Paul L. Caron

Sunday, March 15, 2009

Update on Steven Gey's Condition

Gey I previously have blogged (here, here, and here) the tragic news that one of the true giants and nicest people in our business, Steven G. Gey, David and Deborah Fonvielle and Donald and Janet Hinkle Professor of Law at Florida State, is dying of amyotrophic lateral sclerosis (ALS), also known as Lou Gehrig's disease.  Please take the time to read Steve's most recent update on his condition and Dan Markel's post.  I guarantee it will send chills down your spine and tears down your cheek:

So what is one to make of all this? The first thing is that fatal diseases are a bummer, but the second (and more important) thing is that people's responses to fatal diseases make the human race look downright respectable. The truth is, my existence has become very precarious, and but for the unsolicited generosity of all these people, I would already be dead. It saddens me that I will never be able to repay any of you for what you've done. But please understand that if you could cash out gratitude, you would all be rich beyond belief.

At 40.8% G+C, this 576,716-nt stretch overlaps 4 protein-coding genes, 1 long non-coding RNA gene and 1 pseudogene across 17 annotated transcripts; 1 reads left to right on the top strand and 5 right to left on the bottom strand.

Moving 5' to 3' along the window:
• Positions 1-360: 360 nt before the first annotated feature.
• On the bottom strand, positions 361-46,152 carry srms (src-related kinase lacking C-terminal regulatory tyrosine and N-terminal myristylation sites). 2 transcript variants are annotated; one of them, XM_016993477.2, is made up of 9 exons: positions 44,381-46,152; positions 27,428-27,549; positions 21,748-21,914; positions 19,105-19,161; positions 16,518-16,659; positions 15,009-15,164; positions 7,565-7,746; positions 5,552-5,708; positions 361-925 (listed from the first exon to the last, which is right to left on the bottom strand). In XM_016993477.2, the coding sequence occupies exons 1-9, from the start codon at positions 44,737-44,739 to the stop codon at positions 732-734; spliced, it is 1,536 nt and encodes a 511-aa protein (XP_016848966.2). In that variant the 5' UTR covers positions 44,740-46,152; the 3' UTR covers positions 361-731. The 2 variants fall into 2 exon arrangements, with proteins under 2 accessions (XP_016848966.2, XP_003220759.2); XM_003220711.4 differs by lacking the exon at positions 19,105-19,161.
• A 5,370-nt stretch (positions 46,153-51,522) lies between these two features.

ALS is a wasting disease. Anyone with ALS soon becomes like the Black Knight in Monty Python’s Holy Grail, with no arms and no legs, and no ability to move or to act on the world. The only thing we can hope for is to retain the Black Knight’s ability to curse our condition and everything it represents. As the limbless Black Knight said to King Arthur, "Come back here and take what's coming to you! I'll bite your legs off!" It is clear that I have not gone through the worst of the disease, because barring some unexpected medical advance, the disease will soon kill me. In fact, statistically speaking, most ALS patients die within three years of the onset of symptoms. That means my expiration date is this coming July.

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